New Year’s Eve by J. D.

I cringed as my friend raced down the street after dropping me off, making too much noise for 4 o’clock in the morning, and winced as the lock to the front door clicked, sure I had woken my dad.  As I tiptoed down the hallway making as little noise as possible I saw the living room showered in dull light emanating from the television.  The light illuminated the coffee table which was covered in empty champagne glasses, grease stained paper plates, and abandoned party hats.  I noticed my family already replaced the calendar on our kitchen wall, telling me what I already know: it’s the new year.  As I moved to turn the television off I heard a snore come from the couch across the room.  I held in a gasp as I realized my brother was sleeping here instead of his dorm at CU.  Making sure I didn’t wake him, I crept upstairs surreptitiously peeking into my parents room to make sure they were still asleep.  Hearing the comforting sounds of their deep breathing, I silently made my way into my room.  

At 4:23am when I finally collapsed onto my cloudlike bed, I thought back to the night before.  Going through the events in my head as if I was a mere bystander, watching someone who looked like me and talked like me, but couldn’t be me.  This stranger had social skills I didn’t own and walked as if they had the confidence I always dreamed I had, but knew didn’t exist.  Knowing this change wasn’t permanent I wanted to remember everything because I might not be the exact same person tomorrow, but I was a step closer than I was yesterday.  

The more I thought about the night before, the more I began thinking about my previous New Years.  My family’s long standing tradition of watching Lord of the Rings until the ball dropped and toasting our champagne glasses to a new year.  My brother and I trying every year to sneak some Veuve Clicquot into our sparkling apple cider, and catching disapproving looks from both of our parents, but pouring some in the second they looked away.  My mom and I battling it out over Clue while the rest of the family sighs and plays anyway, but knows one of us will win no matter what they do.  My grandpa giving my brother a very in depth lesson in chess, and my brother feigning deep interest even though he only ever pulls the chess board out of the closet when my grandpa comes around.  All of us sitting around the coffee table wrapped in our homemade fleece blankets as my Oma tells us stories about her haunted childhood and all the evil she fought and defeated.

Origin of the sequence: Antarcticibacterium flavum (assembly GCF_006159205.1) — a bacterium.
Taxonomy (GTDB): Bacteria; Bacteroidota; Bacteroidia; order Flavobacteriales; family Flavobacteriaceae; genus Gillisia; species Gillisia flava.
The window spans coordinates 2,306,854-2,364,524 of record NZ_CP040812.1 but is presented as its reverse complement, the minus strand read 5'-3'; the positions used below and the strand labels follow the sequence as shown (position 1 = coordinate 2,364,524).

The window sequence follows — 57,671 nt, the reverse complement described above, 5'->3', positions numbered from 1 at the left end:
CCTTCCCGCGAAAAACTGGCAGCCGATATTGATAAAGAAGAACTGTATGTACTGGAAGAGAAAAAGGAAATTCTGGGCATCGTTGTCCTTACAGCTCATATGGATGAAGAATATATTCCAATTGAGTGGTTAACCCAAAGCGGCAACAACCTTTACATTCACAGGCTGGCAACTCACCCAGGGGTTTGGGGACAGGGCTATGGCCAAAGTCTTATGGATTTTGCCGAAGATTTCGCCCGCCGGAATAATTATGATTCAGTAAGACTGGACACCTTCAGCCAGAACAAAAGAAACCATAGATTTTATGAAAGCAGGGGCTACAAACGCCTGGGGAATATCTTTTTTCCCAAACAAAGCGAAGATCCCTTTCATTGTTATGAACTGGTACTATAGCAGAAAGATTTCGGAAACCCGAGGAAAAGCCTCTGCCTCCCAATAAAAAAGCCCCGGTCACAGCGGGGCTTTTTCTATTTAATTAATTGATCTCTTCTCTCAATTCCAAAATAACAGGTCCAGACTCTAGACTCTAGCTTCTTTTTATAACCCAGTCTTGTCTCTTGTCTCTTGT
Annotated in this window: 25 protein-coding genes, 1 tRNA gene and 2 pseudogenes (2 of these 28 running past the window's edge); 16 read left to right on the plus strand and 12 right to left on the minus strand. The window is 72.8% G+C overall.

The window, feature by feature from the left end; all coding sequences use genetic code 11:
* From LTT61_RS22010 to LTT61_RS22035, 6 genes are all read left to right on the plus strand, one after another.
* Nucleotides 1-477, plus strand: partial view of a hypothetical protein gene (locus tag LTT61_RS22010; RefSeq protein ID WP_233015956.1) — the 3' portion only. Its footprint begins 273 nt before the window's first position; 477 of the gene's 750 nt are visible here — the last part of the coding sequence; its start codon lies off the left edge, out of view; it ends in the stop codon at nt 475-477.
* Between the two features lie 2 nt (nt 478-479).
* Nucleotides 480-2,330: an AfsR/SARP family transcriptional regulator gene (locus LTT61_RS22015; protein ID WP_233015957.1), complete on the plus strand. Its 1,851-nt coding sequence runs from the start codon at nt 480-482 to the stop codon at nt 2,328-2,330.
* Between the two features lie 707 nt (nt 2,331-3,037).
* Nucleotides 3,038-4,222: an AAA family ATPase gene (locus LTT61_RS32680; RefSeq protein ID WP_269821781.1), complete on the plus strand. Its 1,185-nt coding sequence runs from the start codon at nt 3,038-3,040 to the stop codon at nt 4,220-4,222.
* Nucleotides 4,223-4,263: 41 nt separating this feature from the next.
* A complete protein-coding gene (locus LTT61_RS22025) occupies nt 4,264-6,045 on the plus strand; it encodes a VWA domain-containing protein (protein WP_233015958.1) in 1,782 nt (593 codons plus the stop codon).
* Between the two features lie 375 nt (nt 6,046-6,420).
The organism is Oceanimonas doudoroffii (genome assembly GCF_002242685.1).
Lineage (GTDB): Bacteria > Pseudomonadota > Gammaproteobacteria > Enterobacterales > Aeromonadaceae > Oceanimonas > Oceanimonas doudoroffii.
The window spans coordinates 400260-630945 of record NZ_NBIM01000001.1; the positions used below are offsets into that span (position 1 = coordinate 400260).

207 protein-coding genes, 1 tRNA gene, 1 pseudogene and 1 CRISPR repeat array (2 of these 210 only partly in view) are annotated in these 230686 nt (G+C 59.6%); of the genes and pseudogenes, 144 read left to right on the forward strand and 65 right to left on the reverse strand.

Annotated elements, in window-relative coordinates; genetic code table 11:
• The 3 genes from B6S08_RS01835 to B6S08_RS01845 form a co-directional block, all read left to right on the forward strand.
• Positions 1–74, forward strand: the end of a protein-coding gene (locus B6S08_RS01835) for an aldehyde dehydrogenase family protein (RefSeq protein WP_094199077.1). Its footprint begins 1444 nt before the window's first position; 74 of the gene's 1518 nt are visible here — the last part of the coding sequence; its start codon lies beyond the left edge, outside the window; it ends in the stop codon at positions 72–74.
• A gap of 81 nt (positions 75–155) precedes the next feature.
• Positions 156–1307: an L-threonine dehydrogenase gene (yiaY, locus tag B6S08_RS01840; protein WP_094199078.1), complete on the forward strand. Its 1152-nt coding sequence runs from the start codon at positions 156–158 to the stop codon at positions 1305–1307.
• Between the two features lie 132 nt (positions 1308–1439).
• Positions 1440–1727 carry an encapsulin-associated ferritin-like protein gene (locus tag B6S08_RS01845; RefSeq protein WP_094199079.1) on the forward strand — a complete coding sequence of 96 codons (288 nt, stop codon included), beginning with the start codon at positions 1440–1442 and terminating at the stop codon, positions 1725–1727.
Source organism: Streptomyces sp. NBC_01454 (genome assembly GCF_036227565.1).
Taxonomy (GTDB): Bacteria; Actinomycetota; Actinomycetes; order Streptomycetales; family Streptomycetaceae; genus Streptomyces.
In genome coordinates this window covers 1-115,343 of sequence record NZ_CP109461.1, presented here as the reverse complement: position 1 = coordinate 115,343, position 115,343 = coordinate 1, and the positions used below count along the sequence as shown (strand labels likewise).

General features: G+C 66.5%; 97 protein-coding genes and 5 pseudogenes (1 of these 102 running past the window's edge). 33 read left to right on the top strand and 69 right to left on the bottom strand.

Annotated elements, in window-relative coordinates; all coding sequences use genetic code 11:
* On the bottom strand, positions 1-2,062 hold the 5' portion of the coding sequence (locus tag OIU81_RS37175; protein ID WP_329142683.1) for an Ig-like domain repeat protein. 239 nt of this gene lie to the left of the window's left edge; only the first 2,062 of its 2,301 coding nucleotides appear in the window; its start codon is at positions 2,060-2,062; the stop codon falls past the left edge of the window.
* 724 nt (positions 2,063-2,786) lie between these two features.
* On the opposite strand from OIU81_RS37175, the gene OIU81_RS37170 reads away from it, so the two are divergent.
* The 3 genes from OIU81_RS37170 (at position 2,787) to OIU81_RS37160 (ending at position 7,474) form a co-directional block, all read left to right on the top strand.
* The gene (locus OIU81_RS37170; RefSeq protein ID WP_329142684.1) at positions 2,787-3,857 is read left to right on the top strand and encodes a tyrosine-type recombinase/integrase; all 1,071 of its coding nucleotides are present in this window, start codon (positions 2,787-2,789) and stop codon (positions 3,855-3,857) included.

The best part of the night however, was never the second the ball dropped, it was an hour after.  Around the time most of them would decide it was hours after they all should have been asleep, so they say their goodnights and sleepily make their way to bed.  But I would never follow, this was the time I would stay up and finish the Return of the King determined to make it all the way through.  Some years my brother would join me, us both fighting the urge to let the weight of our eyelids force us into an unwanted sleep.  But other years it was just me and my dog curled up in those fleece blankets keeping warm as I watched a war unfold in a different dimension.  Indifferent to the sounds the film was making my dog would follow the rest of the family and drift off to sleep, the sound of her deep breaths heard over the almost muted television.  By the time the movie ends I am always in tears.  Partly because Frodo has to leave his friends behind, but more of the fact that Frodo has found his purpose.  He fought his demons and he won, and now it’s time for him to move on; whereas I am just beginning my journey.  Every year it has been the same, the new year begins and I think to myself: This is it.  This is the year you start becoming who you want to be.  But by the end of the year, I don’t feel any different.  This is the first time I’ve started a year without telling myself I need to figure out who I’m going to be.  Maybe it’s because I know now that it will take much more than year to figure it out, or maybe it’s because I can tell I’m on my way.

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